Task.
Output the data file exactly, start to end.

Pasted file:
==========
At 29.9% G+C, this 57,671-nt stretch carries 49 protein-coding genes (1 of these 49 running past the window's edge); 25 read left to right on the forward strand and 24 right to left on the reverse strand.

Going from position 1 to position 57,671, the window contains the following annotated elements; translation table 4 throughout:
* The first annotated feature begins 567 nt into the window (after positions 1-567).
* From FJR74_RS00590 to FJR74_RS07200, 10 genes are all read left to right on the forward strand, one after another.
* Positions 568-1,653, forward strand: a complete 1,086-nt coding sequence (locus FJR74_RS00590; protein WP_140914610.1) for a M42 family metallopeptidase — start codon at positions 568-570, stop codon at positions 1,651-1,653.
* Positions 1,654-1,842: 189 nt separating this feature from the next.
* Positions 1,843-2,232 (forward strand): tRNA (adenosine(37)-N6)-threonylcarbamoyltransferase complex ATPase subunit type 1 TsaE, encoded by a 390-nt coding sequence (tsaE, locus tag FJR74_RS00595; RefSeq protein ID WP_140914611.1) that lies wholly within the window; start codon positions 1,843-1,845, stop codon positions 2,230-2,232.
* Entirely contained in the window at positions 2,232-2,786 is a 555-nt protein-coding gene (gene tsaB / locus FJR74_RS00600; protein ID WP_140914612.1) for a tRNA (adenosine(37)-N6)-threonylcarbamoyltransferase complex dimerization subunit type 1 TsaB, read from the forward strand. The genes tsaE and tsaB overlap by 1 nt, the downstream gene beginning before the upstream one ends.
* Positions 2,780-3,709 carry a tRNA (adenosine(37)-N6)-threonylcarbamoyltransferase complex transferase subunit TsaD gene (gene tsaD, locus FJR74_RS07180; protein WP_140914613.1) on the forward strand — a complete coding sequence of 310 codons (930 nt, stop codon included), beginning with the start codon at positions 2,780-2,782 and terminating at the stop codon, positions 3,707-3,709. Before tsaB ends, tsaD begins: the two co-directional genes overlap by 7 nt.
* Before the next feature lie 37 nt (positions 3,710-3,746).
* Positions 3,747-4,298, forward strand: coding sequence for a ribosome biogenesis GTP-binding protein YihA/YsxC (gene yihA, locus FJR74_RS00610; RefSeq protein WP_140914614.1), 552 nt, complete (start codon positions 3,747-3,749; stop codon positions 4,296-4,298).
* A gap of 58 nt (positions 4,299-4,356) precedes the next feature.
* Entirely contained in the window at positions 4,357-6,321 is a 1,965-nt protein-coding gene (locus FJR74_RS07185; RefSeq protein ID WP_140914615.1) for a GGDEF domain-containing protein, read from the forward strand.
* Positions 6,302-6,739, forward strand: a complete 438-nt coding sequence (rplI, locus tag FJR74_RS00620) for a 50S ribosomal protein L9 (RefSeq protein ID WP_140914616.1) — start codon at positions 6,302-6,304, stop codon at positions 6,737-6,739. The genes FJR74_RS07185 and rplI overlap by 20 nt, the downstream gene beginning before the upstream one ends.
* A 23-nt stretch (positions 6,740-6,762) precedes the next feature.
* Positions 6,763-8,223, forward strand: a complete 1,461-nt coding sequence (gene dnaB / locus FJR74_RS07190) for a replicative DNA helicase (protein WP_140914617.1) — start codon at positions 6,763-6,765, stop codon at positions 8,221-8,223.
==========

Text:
At 29.9% G+C, this 57,671-nt stretch carries 49 protein-coding genes (1 of these 49 running past the window's edge); 25 read left to right on the forward strand and 24 right to left on the reverse strand.

Going from position 1 to position 57,671, the window contains the following annotated elements; translation table 4 throughout:
* The first annotated feature begins 567 nt into the window (after positions 1-567).
* From FJR74_RS00590 to FJR74_RS07200, 10 genes are all read left to right on the forward strand, one after another.
* Positions 568-1,653, forward strand: a complete 1,086-nt coding sequence (locus FJR74_RS00590; protein WP_140914610.1) for a M42 family metallopeptidase — start codon at positions 568-570, stop codon at positions 1,651-1,653.
* Positions 1,654-1,842: 189 nt separating this feature from the next.
* Positions 1,843-2,232 (forward strand): tRNA (adenosine(37)-N6)-threonylcarbamoyltransferase complex ATPase subunit type 1 TsaE, encoded by a 390-nt coding sequence (tsaE, locus tag FJR74_RS00595; RefSeq protein ID WP_140914611.1) that lies wholly within the window; start codon positions 1,843-1,845, stop codon positions 2,230-2,232.
* Entirely contained in the window at positions 2,232-2,786 is a 555-nt protein-coding gene (gene tsaB / locus FJR74_RS00600; protein ID WP_140914612.1) for a tRNA (adenosine(37)-N6)-threonylcarbamoyltransferase complex dimerization subunit type 1 TsaB, read from the forward strand. The genes tsaE and tsaB overlap by 1 nt, the downstream gene beginning before the upstream one ends.
* Positions 2,780-3,709 carry a tRNA (adenosine(37)-N6)-threonylcarbamoyltransferase complex transferase subunit TsaD gene (gene tsaD, locus FJR74_RS07180; protein WP_140914613.1) on the forward strand — a complete coding sequence of 310 codons (930 nt, stop codon included), beginning with the start codon at positions 2,780-2,782 and terminating at the stop codon, positions 3,707-3,709. Before tsaB ends, tsaD begins: the two co-directional genes overlap by 7 nt.
* Before the next feature lie 37 nt (positions 3,710-3,746).
* Positions 3,747-4,298, forward strand: coding sequence for a ribosome biogenesis GTP-binding protein YihA/YsxC (gene yihA, locus FJR74_RS00610; RefSeq protein WP_140914614.1), 552 nt, complete (start codon positions 3,747-3,749; stop codon positions 4,296-4,298).
* A gap of 58 nt (positions 4,299-4,356) precedes the next feature.
* Entirely contained in the window at positions 4,357-6,321 is a 1,965-nt protein-coding gene (locus FJR74_RS07185; RefSeq protein ID WP_140914615.1) for a GGDEF domain-containing protein, read from the forward strand.
* Positions 6,302-6,739, forward strand: a complete 438-nt coding sequence (rplI, locus tag FJR74_RS00620) for a 50S ribosomal protein L9 (RefSeq protein ID WP_140914616.1) — start codon at positions 6,302-6,304, stop codon at positions 6,737-6,739. The genes FJR74_RS07185 and rplI overlap by 20 nt, the downstream gene beginning before the upstream one ends.
* A 23-nt stretch (positions 6,740-6,762) precedes the next feature.
* Positions 6,763-8,223, forward strand: a complete 1,461-nt coding sequence (gene dnaB / locus FJR74_RS07190) for a replicative DNA helicase (protein WP_140914617.1) — start codon at positions 6,763-6,765, stop codon at positions 8,221-8,223.